Kay Unger

It wasn’t until Kay Unger saw the new comedy “Like a Boss” that her son Sam Pitman cowrote that she wondered if some of the inspiration for the film stemmed from her business experience.

Although the film’s leads Rose Byrne and Tiffany Haddish run their own cosmetics company, Unger saw similarities with her New York-based fashion brand. “I had business partners, I had issues with them, I had one, who stole all the money — there were really amazing parallels,” she said.

The speed of life being what it is, Unger, who also serves as chair of Parsons’ board of governors, hadn’t had the time to have an in-depth conversation about the film with her Los Angeles-based son. Pitman has been engulfed in premieres, at work on new projects with his writing partner Adam Cole-Kelly,  and busy with his own three children.

While the film is about a beauty product, it centers on “how it makes you feel, how do you feel beautiful and how do you feel like you?” Unger said. “The interesting thing is that’s really what my clothing was about. It wasn’t the most expensive. It was a great fit, beautiful colors, beautiful fabrics, but mostly it made people feel good. I don’t know if he ever realized or if I ever explained that’s what my company was about. I probably did. So maybe through osmosis. But they came up with this on their own.”

Spoiler alert: the film wraps up with the development of a product called “Proud.” Unger noted, “It’s a fabulous idea that they are proud of who they are. In this day and age, that’s so important. The fact that it’s a black woman and a white woman and they come back together and work closely together to save their relationship and their company is pretty terrific.”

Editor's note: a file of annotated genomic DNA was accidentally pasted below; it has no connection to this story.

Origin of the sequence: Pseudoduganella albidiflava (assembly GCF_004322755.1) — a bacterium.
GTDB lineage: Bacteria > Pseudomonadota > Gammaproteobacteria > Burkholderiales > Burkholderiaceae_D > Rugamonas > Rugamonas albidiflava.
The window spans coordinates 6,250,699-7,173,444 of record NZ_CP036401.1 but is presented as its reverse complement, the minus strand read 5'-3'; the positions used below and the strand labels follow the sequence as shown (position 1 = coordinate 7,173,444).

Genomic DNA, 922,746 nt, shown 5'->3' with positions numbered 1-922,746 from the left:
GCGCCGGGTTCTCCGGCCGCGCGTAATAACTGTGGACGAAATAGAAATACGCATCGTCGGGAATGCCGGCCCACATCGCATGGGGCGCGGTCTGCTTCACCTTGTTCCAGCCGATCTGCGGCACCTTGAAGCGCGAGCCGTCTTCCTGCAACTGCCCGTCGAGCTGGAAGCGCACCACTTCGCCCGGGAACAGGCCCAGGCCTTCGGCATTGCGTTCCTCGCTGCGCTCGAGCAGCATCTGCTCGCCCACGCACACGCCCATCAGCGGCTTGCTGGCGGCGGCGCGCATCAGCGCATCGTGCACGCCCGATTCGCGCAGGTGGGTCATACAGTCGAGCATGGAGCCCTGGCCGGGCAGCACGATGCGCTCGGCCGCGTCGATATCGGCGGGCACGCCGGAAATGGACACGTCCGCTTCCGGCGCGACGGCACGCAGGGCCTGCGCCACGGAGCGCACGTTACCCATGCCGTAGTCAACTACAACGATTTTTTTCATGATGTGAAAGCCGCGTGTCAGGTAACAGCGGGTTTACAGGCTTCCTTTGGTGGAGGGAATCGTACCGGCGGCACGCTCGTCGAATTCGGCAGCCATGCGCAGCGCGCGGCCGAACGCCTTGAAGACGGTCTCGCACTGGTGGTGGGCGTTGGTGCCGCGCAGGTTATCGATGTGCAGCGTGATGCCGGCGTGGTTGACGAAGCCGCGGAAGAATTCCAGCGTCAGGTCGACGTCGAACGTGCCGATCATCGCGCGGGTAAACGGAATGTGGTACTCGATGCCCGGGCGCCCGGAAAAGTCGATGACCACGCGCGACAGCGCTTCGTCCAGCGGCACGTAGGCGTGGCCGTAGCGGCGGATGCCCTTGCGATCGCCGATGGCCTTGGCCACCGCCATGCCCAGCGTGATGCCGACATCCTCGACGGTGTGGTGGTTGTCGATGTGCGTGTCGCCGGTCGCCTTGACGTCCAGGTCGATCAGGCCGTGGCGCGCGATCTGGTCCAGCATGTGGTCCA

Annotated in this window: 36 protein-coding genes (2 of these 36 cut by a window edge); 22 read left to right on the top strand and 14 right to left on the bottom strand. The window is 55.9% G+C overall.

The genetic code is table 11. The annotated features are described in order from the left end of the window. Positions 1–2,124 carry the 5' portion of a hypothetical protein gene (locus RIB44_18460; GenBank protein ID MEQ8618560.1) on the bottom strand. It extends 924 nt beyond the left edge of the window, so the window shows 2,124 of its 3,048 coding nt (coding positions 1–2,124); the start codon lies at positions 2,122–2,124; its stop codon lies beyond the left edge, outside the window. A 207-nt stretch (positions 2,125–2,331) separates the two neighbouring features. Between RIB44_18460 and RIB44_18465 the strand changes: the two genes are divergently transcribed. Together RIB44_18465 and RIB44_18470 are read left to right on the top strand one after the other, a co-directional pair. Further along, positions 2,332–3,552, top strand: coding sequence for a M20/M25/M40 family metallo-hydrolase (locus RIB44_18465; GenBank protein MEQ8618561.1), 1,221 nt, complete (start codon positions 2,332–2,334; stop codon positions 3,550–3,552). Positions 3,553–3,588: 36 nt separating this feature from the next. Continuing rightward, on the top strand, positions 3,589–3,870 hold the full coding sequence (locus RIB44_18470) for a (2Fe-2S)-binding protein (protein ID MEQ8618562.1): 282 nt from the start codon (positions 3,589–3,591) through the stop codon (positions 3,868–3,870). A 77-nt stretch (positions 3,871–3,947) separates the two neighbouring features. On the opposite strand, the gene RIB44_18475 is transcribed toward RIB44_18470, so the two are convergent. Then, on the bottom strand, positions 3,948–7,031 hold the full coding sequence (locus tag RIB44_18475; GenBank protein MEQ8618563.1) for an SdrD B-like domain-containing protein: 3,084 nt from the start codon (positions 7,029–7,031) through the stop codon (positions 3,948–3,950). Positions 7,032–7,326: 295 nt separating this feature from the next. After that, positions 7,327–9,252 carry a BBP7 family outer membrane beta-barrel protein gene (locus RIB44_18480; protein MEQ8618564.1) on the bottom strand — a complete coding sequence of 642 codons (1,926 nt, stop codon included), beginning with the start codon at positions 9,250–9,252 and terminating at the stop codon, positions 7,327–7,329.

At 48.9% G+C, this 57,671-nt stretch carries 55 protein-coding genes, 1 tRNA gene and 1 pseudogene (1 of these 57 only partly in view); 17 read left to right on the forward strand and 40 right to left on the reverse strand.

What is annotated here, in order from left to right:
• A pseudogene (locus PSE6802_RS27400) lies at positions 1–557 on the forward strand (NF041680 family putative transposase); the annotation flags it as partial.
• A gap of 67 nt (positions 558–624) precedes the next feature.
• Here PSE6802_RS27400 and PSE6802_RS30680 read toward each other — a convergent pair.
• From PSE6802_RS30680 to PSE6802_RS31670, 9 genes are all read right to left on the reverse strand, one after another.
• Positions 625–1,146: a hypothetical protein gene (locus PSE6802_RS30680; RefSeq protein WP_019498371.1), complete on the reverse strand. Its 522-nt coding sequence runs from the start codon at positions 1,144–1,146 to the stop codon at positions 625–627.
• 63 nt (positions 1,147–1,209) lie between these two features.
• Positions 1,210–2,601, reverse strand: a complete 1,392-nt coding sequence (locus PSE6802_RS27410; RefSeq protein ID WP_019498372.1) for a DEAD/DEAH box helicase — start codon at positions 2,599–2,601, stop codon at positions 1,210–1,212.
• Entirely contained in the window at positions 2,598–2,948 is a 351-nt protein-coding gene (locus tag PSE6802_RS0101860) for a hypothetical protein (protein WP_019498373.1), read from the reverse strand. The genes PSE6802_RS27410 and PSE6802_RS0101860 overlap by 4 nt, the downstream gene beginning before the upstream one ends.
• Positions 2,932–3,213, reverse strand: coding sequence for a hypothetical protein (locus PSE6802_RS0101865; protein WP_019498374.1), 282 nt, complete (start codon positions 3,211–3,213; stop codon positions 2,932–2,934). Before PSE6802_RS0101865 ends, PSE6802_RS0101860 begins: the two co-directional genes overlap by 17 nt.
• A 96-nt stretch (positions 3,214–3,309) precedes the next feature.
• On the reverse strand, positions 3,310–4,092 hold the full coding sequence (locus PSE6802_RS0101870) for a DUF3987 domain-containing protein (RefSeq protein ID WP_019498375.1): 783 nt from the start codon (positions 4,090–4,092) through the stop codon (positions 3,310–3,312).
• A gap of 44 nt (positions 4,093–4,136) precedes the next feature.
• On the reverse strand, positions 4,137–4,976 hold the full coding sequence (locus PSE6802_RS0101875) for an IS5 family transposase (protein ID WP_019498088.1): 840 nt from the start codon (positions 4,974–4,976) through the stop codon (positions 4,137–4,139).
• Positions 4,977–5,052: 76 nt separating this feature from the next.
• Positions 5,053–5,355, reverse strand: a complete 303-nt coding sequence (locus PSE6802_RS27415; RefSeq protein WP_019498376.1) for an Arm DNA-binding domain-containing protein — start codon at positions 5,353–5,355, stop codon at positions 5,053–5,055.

Unger’s professional life took a similar route, in that after starting her own company, she took on a business partner, [the late] Jon Levy “who stole all the money,” forcing her company [the Gillian Group] into bankruptcy in 1995. “He wasn’t willing to work the way you need to work to put it back together. So we went bankrupt and two weeks later I was back in business with my factory in [South] Korea and a man, who used to work with me. I started over and it was great.”

After speaking with WWD, Unger texted her son to see if some of the inspiration had come from her business experience. She later shared his response, “Just how hard you worked and that you were able to be a creative force, while still being a strong businesswoman. For you, it felt that you could have it all, meaning work and kids. But having it all for different women means different things. But largely how were you able to run a huge business and still be a kind person, great friend, great mother, etc. Being great at business doesn’t mean you have to be a b—h.”

Referring to the aforementioned bankruptcy, Pitman text Unger, “With Jon, just how sad that all was and that your kindness was kind of taken advantage of, but that didn’t stop you. You had this huge blow, but then decided the way to not make him win was to start a new business and just keep working hard, like they do in the movie. Kay Unger New York is kinda like Proud, the company they start at the end. Make him not win,” Unger said.

Making the distinction that it in “Like a Boss,” it is a woman [Salma Hayek as Claire Luna,] “who was awful. It wasn’t a man,” Unger said. “Women are great, but they aren’t all great. They’re just like other people.”

The Paramount flick may have struck a chord with moviegoers — “Like a Boss” had generated $10 million in opening-weekend box-office sales as of Monday morning.

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